Tip of the Month
Publishing date: January 2008
Tip Editors: Ann Hoste, John Salmon and John Thygesen
Tip reviewer: Roger Hitchings
The Science behind the Tip
Ocular hypertension (OH) and primary open-angle glaucoma (POAG) are strongly associated with (hemi)central retinal vein occlusion ((H)CRVO)1. Increased intraocular pressure (IOP) and/or extensive cupping of the optic disc might predispose to (H)CRVO by producing venous collapse, displacement of retinal venous trunks and stasis in the central retinal vein(1,2).
It is important to know that CRVO in eyes with undiagnosed OH or POAG is very often associated with an unexplained higher fall in IOP (by 5 to 10 mm Hg or more) than in nonglaucomatous eyes at the time of diagnosis of the CRVO(3). One should thus carefully check for OH or POAG in the fellow eye, even when IOP in the involved eye is normal or low.
If IOP is elevated in the fellow eye, it is recommended to start hypotensive treatment in this eye, to reduce the risk for CRVO in it as well as to prevent glaucomatous damage(3). There may however be no benefit of treating the involved eye in which IOP has already normalised, as evidence that this could improve retinal blood flow is lacking(4). This eye needs however also to be watched as IOP may rise again with time.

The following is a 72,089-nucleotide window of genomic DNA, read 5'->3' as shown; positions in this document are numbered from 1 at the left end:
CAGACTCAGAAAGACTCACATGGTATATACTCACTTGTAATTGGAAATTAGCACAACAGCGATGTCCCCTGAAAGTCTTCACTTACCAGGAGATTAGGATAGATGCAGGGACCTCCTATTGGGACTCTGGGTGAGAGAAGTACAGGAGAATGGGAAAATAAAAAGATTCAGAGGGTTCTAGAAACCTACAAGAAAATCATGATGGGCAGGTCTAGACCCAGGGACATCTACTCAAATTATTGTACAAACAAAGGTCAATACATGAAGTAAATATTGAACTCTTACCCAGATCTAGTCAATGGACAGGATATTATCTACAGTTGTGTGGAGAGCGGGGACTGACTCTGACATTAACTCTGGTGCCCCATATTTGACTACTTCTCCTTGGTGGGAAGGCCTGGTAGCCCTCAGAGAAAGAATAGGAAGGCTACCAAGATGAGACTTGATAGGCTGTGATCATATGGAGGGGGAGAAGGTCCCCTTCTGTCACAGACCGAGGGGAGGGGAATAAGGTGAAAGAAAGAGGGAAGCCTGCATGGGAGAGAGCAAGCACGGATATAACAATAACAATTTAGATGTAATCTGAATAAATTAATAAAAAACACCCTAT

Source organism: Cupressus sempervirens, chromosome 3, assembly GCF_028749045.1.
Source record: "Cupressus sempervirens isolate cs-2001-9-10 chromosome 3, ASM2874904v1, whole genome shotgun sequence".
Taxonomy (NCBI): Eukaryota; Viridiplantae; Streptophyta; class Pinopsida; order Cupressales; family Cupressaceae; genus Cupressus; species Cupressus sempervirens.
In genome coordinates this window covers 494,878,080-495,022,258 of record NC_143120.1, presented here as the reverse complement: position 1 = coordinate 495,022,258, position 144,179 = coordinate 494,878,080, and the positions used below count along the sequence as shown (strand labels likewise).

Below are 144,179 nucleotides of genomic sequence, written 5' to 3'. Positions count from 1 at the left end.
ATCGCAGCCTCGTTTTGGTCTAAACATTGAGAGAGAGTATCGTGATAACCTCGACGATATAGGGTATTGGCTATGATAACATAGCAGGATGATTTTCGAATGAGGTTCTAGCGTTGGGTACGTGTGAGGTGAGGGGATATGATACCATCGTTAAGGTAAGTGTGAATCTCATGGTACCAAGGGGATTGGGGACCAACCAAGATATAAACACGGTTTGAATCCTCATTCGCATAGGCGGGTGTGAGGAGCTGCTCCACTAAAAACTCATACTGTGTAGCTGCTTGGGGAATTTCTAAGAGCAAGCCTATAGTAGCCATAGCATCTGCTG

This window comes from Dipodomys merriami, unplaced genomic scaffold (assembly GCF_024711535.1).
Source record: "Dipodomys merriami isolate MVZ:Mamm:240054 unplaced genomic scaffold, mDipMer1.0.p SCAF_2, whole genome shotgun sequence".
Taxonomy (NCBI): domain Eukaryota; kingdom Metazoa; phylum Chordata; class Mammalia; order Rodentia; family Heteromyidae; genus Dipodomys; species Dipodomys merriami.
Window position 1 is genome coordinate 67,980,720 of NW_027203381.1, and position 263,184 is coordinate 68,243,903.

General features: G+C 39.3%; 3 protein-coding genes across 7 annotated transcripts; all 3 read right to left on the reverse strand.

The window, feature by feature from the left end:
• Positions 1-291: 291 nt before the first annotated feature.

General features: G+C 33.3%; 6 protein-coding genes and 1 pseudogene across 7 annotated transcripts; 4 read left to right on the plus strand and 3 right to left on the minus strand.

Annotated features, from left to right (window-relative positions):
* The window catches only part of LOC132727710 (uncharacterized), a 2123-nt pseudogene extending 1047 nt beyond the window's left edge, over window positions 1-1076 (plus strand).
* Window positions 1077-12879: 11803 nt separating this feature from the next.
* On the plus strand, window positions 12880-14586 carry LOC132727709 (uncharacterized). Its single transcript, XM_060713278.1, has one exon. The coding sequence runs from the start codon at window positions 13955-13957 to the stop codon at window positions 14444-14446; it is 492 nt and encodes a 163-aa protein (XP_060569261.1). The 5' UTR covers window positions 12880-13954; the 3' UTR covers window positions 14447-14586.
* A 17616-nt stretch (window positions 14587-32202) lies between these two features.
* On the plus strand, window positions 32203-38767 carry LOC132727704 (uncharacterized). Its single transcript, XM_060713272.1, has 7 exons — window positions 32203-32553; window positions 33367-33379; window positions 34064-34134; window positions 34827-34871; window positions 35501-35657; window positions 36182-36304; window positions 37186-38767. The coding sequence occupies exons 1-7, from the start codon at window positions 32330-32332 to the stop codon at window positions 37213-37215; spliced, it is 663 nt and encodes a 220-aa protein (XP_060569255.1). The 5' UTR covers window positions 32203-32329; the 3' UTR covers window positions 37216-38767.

Contributor: Michèle Detry, Brussels
Co-editors: John Thygesen and Ann Hoste
Peer reviewers: Roger Hitchings and Anders Heijl
1. Beaumont PE, Kang HK. Cup-to-disc ratio, intraocular pressure, and primary open-angle glaucoma in retinal venous occlusion. Ophthalmology. 2002;109:282-6.
2. Hitchings RA, Spaeth GL. Chronic retinal vein occlusion in glaucoma. Br J Ophthalmol. 1976;60:694-9.
3. Hayreh SS, Zimmerman MB, Beri M, Podhajsky P. Intraocular pressure abnormalities associated with central and hemicentral retinal vein occlusion. Ophthalmology. 2004;111:133-41.
4. Hayreh SS. Blood flow in the optic nerve head and factors that may influence it. Prog Retina Eye Res. 2001;20:595-624.